They do become self-sufficient, and after a brief stint in Harrisburg, Pa., the Nguyens move in 1978 to San Jose, where Ba Ma — the Vietnamese construction that fuses two parents, Ba and Ma, into a single entity — open a grocery store called SaiGon Moi on East Santa Clara Street, “the digestive tract running through the city’s potbelly.” At 8, he eats all the fried sesame-seed balls he wants and ogles the Vietnamese-language martial arts novels that he will never be able to read.
In the relative comfort of San Jose, where Nguyen has “everything I need but almost nothing I want,” he learns that the secret to surviving a bifurcated upbringing is … keeping secrets, including his high school girlfriend, J, a Filipina refugee who lives three hours away and drains his comic book collection in long-distance phone bills. “In Ba Ma’s house,” he writes, “you are an American spying on them. Outside their house, you are a Vietnamese spying on Americans and their strange ways and customs.”
He also learns the fragility of his seemingly “immortal” parents, and the danger of feeling too deeply. When a phone call on Christmas Eve informs Nguyen and his brother that their parents were shot at the store, young Nguyen keeps laughing at the cartoons on TV (“Is numbness a feeling?”). Years later, a blond gunman knocks on their door and forces mother, father and son onto their knees with a .22-caliber revolver. Everyone survives; neither episode lasts more than a couple of pages. “Your family never speaks of this incident,” Nguyen writes of the first, “just as you will never speak of so many things.”
It is not lost on the author that a young man afraid to talk about his own feelings turns, in graduate school, to the comforting opacity of critical theory. But Nguyen never acknowledges the possibility that even within this book, he dilutes the pain of personal experience: Those passages of well-worn social observation can feel like a retreat from self-examination into the safer distance of generality.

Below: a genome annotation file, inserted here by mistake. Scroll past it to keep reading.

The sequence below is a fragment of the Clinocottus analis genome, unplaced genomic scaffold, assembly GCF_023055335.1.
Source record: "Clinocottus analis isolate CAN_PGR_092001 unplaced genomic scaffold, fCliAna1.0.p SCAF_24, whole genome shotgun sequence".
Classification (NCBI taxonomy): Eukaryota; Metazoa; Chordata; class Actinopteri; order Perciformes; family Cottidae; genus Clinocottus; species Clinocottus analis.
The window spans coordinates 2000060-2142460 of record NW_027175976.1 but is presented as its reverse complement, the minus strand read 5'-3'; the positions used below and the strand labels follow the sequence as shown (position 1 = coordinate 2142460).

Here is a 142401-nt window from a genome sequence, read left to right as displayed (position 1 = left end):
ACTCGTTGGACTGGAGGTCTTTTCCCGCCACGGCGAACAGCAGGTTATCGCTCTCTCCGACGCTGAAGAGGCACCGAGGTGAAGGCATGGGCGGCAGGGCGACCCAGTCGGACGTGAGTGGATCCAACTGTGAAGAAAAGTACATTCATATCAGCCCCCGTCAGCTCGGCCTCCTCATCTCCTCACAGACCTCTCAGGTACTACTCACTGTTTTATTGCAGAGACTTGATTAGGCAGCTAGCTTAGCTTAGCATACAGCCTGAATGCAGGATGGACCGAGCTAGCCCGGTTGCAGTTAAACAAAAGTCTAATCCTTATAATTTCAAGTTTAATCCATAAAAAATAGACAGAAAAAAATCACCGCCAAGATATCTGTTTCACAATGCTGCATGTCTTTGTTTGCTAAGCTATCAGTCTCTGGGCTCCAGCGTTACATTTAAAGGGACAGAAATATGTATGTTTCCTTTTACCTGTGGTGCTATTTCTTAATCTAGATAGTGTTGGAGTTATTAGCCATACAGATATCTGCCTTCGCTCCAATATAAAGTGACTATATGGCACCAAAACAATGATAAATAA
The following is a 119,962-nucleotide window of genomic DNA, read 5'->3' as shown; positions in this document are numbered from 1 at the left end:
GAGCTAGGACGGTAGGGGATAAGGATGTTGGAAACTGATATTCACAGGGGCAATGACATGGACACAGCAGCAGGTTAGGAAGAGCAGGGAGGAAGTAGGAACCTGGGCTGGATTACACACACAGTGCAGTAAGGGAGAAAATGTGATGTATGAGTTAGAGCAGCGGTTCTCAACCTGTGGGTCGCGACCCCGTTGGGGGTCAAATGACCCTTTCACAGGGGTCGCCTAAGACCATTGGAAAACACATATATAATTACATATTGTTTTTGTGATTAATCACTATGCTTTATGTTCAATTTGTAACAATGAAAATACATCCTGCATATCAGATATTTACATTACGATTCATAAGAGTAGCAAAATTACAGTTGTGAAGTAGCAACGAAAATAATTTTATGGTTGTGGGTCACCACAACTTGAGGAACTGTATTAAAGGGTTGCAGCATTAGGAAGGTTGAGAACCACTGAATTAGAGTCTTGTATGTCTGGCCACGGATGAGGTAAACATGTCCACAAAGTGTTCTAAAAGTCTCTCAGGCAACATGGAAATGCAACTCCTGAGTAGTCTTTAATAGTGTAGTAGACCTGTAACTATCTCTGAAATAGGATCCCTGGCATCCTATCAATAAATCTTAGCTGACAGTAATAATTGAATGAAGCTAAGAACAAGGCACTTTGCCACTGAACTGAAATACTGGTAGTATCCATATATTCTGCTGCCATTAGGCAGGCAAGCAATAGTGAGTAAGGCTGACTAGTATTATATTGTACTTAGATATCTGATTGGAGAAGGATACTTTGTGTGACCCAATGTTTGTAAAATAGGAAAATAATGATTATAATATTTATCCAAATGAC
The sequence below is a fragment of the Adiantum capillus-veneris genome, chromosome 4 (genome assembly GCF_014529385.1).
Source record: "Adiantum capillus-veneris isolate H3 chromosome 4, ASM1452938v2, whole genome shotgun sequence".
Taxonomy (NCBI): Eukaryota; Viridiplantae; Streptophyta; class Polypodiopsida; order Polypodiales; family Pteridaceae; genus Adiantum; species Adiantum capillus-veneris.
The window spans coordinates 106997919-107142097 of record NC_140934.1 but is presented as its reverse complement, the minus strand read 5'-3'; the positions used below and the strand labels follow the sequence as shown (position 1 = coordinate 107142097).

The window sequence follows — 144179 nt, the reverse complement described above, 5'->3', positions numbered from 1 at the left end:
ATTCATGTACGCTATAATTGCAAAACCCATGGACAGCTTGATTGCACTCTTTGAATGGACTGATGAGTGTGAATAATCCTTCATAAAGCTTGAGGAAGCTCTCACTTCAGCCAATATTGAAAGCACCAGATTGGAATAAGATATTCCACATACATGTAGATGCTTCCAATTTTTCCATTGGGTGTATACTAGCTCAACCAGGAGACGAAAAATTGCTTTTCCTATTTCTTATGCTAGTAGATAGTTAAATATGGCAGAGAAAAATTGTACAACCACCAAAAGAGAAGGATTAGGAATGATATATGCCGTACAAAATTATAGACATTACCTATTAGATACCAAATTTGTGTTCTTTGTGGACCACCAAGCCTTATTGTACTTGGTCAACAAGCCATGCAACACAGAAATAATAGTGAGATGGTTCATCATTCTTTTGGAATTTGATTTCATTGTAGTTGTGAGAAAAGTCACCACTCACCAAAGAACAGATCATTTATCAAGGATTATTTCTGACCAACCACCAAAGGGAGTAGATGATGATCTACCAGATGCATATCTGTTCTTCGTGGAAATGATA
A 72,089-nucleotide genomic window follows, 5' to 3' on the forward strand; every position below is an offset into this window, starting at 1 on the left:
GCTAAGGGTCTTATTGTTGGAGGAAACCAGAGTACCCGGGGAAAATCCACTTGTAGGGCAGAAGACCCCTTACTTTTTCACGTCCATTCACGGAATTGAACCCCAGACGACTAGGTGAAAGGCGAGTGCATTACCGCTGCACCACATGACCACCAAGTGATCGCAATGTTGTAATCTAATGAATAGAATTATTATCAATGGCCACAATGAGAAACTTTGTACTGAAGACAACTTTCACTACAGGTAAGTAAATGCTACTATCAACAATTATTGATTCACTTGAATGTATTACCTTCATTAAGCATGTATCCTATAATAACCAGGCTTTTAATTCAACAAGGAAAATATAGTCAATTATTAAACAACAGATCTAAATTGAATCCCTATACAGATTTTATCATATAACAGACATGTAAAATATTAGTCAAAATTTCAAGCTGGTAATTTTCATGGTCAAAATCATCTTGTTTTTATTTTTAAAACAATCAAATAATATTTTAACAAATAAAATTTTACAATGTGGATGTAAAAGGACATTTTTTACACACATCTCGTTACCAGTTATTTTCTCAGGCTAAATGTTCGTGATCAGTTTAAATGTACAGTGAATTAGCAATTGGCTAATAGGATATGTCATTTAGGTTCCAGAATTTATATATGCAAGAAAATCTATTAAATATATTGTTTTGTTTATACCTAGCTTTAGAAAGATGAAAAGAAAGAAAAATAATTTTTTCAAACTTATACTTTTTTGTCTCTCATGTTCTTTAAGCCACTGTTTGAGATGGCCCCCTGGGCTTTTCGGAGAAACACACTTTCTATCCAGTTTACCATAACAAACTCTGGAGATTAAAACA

When he was an undergraduate at Berkeley, his professor Maxine Hong Kingston called him out on this habitual retreat. “I believe you are trying again and again to approach the heart of your story (mother lands in the hospital),” she writes in a letter unearthed 30 years later. “But you have not gotten to the center of things.”
As far as its radius extends, “A Man of Two Faces” does eventually reach the author’s center: as an elegy for Ma, who died from a long illness in 2018.
Twice a refugee — first from her home village in North Vietnam at 17, and then from South Vietnam at 38 — Ma is the author’s motivation both for writing and for staying silent. “If I re membered everything about Ma and wrote it down, is it betrayal?” he asks, his ubiquitous, fractured “re membered” reminding us of the distortion inherent in resurrecting the past.
She wouldn’t have wanted him to reveal her depressive “breakdowns,” her agonizing stays in the Asian Pacific Psychiatric Ward, times Nguyen cannot, or will not, re member anyway. She would have deemed “shameful” her decades-long “voyage into surreality,” which he can only write about now that she’s gone.
When she dies, at 81, “Ma will not count as one of war’s casualties,” he writes; but isn’t she? Ba instructs Nguyen to close her eyes and then her mouth. But when the son lifts her jaw, it only “falls open again.” He takes this gravitational pull as an invitation to speak for her, to both “portray” and “betray” her, her sympathizer, her spook.
Like the hundreds of millions of the world’s forcibly displaced, the “human sacrifices,” the “zombies of the world, the undead rising from dying states to march or swim toward the borders of the living,” Ma begs that her story be told. “Her mouth is open,” Nguyen writes. “And I cannot close it.”